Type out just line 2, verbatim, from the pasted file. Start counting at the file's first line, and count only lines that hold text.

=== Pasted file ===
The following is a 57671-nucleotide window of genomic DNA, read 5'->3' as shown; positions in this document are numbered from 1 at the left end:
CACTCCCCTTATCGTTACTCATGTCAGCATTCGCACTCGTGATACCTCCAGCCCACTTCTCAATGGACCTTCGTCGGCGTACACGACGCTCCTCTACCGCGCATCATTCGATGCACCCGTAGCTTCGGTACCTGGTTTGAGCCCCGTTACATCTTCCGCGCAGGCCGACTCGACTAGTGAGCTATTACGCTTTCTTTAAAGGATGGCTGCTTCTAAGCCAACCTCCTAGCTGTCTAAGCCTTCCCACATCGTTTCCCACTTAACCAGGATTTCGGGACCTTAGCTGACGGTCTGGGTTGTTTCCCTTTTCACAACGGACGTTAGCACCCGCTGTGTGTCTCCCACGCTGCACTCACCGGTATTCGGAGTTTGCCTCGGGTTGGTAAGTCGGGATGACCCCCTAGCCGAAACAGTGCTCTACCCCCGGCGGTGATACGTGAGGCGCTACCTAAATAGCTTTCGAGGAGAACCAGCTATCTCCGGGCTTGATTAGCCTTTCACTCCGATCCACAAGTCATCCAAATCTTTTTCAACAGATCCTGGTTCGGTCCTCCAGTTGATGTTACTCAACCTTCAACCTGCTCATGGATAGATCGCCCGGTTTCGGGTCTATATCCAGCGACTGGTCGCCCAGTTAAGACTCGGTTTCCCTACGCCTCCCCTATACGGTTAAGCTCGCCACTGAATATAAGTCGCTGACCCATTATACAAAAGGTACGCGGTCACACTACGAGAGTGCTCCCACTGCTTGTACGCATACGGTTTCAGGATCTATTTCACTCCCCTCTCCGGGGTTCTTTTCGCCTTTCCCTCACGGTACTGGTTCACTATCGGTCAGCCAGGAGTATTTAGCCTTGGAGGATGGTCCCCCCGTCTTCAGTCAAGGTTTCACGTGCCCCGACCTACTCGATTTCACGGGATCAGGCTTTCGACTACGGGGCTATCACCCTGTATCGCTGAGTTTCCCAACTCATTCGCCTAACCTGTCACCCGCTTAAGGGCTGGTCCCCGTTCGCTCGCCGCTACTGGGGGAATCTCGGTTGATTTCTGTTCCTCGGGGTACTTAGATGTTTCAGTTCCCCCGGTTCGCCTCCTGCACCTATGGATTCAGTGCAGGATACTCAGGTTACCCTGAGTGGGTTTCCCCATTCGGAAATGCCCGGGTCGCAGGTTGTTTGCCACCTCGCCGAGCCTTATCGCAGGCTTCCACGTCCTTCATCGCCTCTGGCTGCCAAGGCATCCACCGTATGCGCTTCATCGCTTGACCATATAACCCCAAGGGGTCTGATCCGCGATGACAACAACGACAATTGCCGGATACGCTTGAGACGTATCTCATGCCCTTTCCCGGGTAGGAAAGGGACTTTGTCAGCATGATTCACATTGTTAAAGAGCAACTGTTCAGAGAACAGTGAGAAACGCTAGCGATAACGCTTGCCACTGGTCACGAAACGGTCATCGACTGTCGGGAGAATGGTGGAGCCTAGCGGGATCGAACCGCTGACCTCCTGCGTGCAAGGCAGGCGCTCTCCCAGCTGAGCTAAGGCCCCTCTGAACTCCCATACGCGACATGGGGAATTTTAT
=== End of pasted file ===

CACTCCCCTTATCGTTACTCATGTCAGCATTCGCACTCGTGATACCTCCAGCCCACTTCTCAATGGACCTTCGTCGGCGTACACGACGCTCCTCTACCGCGCATCATTCGATGCACCCGTAGCTTCGGTACCTGGTTTGAGCCCCGTTACATCTTCCGCGCAGGCCGACTCGACTAGTGAGCTATTACGCTTTCTTTAAAGGATGGCTGCTTCTAAGCCAACCTCCTAGCTGTCTAAGCCTTCCCACATCGTTTCCCACTTAACCAGGATTTCGGGACCTTAGCTGACGGTCTGGGTTGTTTCCCTTTTCACAACGGACGTTAGCACCCGCTGTGTGTCTCCCACGCTGCACTCACCGGTATTCGGAGTTTGCCTCGGGTTGGTAAGTCGGGATGACCCCCTAGCCGAAACAGTGCTCTACCCCCGGCGGTGATACGTGAGGCGCTACCTAAATAGCTTTCGAGGAGAACCAGCTATCTCCGGGCTTGATTAGCCTTTCACTCCGATCCACAAGTCATCCAAATCTTTTTCAACAGATCCTGGTTCGGTCCTCCAGTTGATGTTACTCAACCTTCAACCTGCTCATGGATAGATCGCCCGGTTTCGGGTCTATATCCAGCGACTGGTCGCCCAGTTAAGACTCGGTTTCCCTACGCCTCCCCTATACGGTTAAGCTCGCCACTGAATATAAGTCGCTGACCCATTATACAAAAGGTACGCGGTCACACTACGAGAGTGCTCCCACTGCTTGTACGCATACGGTTTCAGGATCTATTTCACTCCCCTCTCCGGGGTTCTTTTCGCCTTTCCCTCACGGTACTGGTTCACTATCGGTCAGCCAGGAGTATTTAGCCTTGGAGGATGGTCCCCCCGTCTTCAGTCAAGGTTTCACGTGCCCCGACCTACTCGATTTCACGGGATCAGGCTTTCGACTACGGGGCTATCACCCTGTATCGCTGAGTTTCCCAACTCATTCGCCTAACCTGTCACCCGCTTAAGGGCTGGTCCCCGTTCGCTCGCCGCTACTGGGGGAATCTCGGTTGATTTCTGTTCCTCGGGGTACTTAGATGTTTCAGTTCCCCCGGTTCGCCTCCTGCACCTATGGATTCAGTGCAGGATACTCAGGTTACCCTGAGTGGGTTTCCCCATTCGGAAATGCCCGGGTCGCAGGTTGTTTGCCACCTCGCCGAGCCTTATCGCAGGCTTCCACGTCCTTCATCGCCTCTGGCTGCCAAGGCATCCACCGTATGCGCTTCATCGCTTGACCATATAACCCCAAGGGGTCTGATCCGCGATGACAACAACGACAATTGCCGGATACGCTTGAGACGTATCTCATGCCCTTTCCCGGGTAGGAAAGGGACTTTGTCAGCATGATTCACATTGTTAAAGAGCAACTGTTCAGAGAACAGTGAGAAACGCTAGCGATAACGCTTGCCACTGGTCACGAAACGGTCATCGACTGTCGGGAGAATGGTGGAGCCTAGCGGGATCGAACCGCTGACCTCCTGCGTGCAAGGCAGGCGCTCTCCCAGCTGAGCTAAGGCCCCTCTGAACTCCCATACGCGACATGGGGAATTTTAT